The following is the monthly column submitted by Premier Tim Houston to media.
Nova Scotians deserve access to healthcare when and where they need it.
Whether you’re attached to a primary care provider or not, access has been a challenge for too many. Over the past decade not enough was done to recruit for doctor retirements or plan for population growth.
Many Nova Scotians are attached to a family care provider but can’t easily get an appointment. Others have access through virtual care, primary care clinics, mobile clinics or at their local pharmacy – but may want to be attached to a consistent provider who can follow their care.
Our government is working to improve both access and attachment so Nova Scotians get the care they need the way they want to receive it.
Recently we announced plans for more than 60 new and strengthened clinics, including collaborative family practice teams, primary care clinics and urgent treatment centres across the province.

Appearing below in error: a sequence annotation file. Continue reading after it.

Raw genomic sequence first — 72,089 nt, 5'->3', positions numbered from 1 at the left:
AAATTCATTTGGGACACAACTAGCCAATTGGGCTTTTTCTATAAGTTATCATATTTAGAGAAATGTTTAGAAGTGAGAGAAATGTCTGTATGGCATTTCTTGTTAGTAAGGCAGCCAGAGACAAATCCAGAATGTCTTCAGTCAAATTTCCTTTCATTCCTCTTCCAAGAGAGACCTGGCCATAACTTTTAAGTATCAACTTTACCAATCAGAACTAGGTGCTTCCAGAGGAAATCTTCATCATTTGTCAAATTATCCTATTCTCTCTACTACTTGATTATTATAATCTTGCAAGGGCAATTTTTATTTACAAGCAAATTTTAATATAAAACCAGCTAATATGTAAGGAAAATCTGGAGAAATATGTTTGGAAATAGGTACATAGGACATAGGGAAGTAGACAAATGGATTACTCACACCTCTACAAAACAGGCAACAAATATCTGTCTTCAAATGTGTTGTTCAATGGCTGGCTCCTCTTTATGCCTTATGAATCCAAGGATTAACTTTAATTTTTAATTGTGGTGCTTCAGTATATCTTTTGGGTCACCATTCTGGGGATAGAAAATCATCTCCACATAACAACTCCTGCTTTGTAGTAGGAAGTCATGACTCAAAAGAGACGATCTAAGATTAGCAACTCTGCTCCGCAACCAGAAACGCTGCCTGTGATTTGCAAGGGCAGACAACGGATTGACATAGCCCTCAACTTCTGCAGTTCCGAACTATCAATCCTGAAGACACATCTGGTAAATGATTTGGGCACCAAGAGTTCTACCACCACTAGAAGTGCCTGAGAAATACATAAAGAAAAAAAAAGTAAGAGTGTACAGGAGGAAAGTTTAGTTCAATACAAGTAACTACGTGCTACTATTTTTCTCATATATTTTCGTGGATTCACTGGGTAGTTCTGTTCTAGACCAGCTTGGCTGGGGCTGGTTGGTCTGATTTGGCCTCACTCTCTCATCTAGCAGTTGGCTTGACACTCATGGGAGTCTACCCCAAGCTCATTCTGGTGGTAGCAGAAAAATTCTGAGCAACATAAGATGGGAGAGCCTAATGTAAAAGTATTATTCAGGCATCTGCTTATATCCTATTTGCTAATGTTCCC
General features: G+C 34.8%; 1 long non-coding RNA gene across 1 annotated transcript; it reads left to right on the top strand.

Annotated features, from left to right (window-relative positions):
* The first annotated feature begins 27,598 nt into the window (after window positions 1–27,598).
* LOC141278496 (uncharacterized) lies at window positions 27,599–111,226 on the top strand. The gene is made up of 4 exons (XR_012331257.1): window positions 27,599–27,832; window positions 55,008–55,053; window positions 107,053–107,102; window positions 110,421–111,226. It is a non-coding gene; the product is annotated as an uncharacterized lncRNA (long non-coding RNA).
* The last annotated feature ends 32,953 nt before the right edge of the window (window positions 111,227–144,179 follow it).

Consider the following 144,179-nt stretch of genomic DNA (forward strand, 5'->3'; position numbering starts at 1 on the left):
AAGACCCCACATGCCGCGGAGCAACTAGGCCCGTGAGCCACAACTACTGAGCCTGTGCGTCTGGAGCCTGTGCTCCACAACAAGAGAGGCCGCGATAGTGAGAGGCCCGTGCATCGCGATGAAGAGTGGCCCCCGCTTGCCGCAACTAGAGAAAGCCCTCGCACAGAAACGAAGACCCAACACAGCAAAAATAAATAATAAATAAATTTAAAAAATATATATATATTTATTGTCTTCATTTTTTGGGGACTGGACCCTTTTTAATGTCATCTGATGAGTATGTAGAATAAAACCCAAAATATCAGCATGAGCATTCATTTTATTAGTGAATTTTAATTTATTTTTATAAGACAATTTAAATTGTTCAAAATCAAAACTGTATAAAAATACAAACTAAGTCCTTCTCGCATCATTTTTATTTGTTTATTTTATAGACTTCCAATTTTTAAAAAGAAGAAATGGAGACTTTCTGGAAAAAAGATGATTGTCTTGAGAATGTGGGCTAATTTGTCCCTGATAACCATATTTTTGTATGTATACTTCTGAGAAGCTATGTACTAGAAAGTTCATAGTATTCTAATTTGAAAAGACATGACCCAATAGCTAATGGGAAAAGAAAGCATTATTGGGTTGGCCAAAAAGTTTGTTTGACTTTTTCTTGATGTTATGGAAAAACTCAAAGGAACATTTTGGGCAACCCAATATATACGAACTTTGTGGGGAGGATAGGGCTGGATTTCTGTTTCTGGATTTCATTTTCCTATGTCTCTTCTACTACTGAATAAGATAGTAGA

What does that mean for you?
As clinics open, patients who might have had to go to an emergency department or wait weeks to see a provider will get better care, faster.
Expanding options and team-based clinics will help get Nova Scotians off the Need a Family Practice Registry and boost options for same-day/next-day appointments. It will also mean more healthcare providers will get the support they need. This is just one of many actions we’re taking to improve primary care.
There are now 26 pharmacy clinics offering appointments for patients with common illnesses or who take medications for chronic diseases. There are also several pharmacy walk-in clinics and ALL pharmacies can renew prescriptions.
VirtualCareNS is free for everyone on the Need a Family Practice Registry. If an in-person visit is needed, people will be seen at a primary care clinic. Mobile clinics are also travelling the province.
You can find out when they’ll be in your area by visiting https://www.nshealth.ca/mobileprimarycareclinics or calling 811.
We’re also recruiting nationally and internationally. More than 160 new doctors started practising in Nova Scotia between April 2022 and March 2023. After factoring in retirements, there are now 86 more family and specialty physicians in the system than there were last year.
We’re changing how healthcare is delivered to help Nova Scotians get the care they need, faster. We will do what it takes to fix the system because when we invest in healthcare, we invest in Nova Scotia’s future.
Premier of Nova Scotia